Aon built its entire interconnection strategy to improve the user experience, get proximity to data and analytics, and increase its security posture. “Even our traditional data centers are proximate to Equinix,” said Rakesh Inamdar. “Equinix came up with products like the Equinix Cloud Exchange, so that allowed us to really connect to Azure and Amazon in a matter of minutes.”

By gaining proximate, direct interconnection to a rich ecosystem of cloud service providers within Equinix, these four enterprises took a giant step toward their digital transformation goals.

Lesson #2:  Strategic Peers Decrease Cost, Improve Performance and Drive Scalability

The panelists agreed that pursuing their digital transformations within a vendor-neutral colocation and interconnection platform, with dense network and internet service provider (ISP) ecosystems and peering, enabled them to leverage lower unit costs and ultimately reduce total cost of ownership for these services. In many cases, their investments in Equinix interconnection solutions became “self-funding.”

According to Joe Brannan, “It’s a big deal for us because it’s like saying to you: ‘How could you lower cost per kilowatt per hour at your house?’ If every new kilowatt per hour, you could reduce it by 10 and 100 and 1000-fold, wouldn’t that add value to you?”

Rakesh Inamdar added, “We saw close to 40% reduction in our transport costs and 20x to 30x increase in bandwidth. …You will be surprised the amount of savings that you can squeeze out of having this interconnection strategy.”

The combination of greater performance at lower costs is compelling digital businesses to look at how they can leverage direct, proximate interconnection to network and ISP ecosystems. And the benefits don’t stop at reducing costs or getting faster access to these services. Leveraging peering partners to gain greater scalability is also a critical consideration.

Matt Harper said it is not just network, internet or cloud providers you should consider as peering partners. He recommends data partners as well:

“…when you’re scanning the list of people you can peer with, start looking for your big data partners that your core business is using,” Harper said. “You might be surprised who’s in there and you might be able to peer with them at the point where their data rests, and analyze, use and consume that data locally… that quick connect, speed to value, and then the scalability, is another great option.”

Lesson #3: It’s All About Location at the Edge

Digital transformation is all about de-centralizing your IT and placing it at the digital edge, where commerce, population centers and digital ecosystems meet. This is what our customers are doing today by leveraging an Interconnection Oriented Architecture™ (IOA™) strategy. An IOA framework deployed on Platform Equinix™ allows them to put their IT infrastructures closer to people, locations, clouds and data.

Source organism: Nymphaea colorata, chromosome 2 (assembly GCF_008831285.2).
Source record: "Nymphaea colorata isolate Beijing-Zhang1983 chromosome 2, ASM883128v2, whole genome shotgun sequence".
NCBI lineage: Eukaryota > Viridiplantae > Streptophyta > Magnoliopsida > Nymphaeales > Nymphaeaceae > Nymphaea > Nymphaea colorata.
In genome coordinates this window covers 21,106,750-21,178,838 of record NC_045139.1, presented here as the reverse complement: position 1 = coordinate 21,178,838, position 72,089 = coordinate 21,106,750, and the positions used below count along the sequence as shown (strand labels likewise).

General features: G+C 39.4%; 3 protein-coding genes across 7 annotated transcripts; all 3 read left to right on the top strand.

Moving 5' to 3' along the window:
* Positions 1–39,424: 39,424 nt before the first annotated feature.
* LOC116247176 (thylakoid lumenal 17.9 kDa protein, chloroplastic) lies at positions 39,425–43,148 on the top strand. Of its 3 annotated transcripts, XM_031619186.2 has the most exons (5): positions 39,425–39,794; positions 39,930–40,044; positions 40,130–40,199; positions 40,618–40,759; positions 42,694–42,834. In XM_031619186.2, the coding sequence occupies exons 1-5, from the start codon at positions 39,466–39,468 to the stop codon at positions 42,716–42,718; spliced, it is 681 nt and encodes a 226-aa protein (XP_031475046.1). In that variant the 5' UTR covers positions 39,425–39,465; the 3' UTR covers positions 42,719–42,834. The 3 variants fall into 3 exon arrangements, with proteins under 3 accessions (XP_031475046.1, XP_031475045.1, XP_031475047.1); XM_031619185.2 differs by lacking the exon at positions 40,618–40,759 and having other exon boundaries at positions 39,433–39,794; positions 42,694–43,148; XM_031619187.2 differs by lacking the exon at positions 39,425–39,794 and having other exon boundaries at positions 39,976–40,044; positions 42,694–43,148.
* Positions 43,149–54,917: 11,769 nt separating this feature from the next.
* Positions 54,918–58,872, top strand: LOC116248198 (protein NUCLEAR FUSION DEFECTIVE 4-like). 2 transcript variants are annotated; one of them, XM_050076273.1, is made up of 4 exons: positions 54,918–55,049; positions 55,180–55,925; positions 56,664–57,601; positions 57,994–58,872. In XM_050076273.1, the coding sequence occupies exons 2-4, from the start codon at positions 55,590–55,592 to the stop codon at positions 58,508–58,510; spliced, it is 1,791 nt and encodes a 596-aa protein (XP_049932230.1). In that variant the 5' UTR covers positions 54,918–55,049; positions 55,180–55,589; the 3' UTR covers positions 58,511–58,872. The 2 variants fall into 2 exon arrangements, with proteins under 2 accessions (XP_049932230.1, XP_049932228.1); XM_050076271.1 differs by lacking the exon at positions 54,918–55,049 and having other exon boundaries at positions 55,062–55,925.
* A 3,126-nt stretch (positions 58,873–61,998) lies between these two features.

The panelists revealed the catalysts that fueled their Equinix data center location strategies. For Smithfield, it was to provide an application high availability and failover infrastructure at Smithfield’s digital edge: “We use Equinix as our edge,” Matt Douglas said.

Smithfield was able to build a software-defined WAN in two Equinix data centers in the eastern and western U.S. and focus its security model around those two central points, as well as enable application failover between its data centers for business continuity.

Matt Harper noted that Interconnection is a critical tool for making an IT architectural change to how you move data: “It’s never too early to think about this being a new tool in the toolbox… if your business is really transforming, you have a new opportunity to have a seat at the table as a back-office infrastructure leader to talk about a way to enhance that capability.”

Lesson 4: Seek Out a Proven Security Infrastructure

Security is a major concern for digital businesses, both on-premises and in the cloud. Many enterprises don’t have the resources or expertise to replicate the physical security infrastructure of a global, multitenant data center platform such as Equinix. Joe Brannan sums it up this way: “Are the Equinix facilities a better secured facility than we could ever afford to build? The answer is: Of course!”

Learn more about how your company can accelerate its digital transformation through greater interconnection by reading the “Global Interconnection Index.”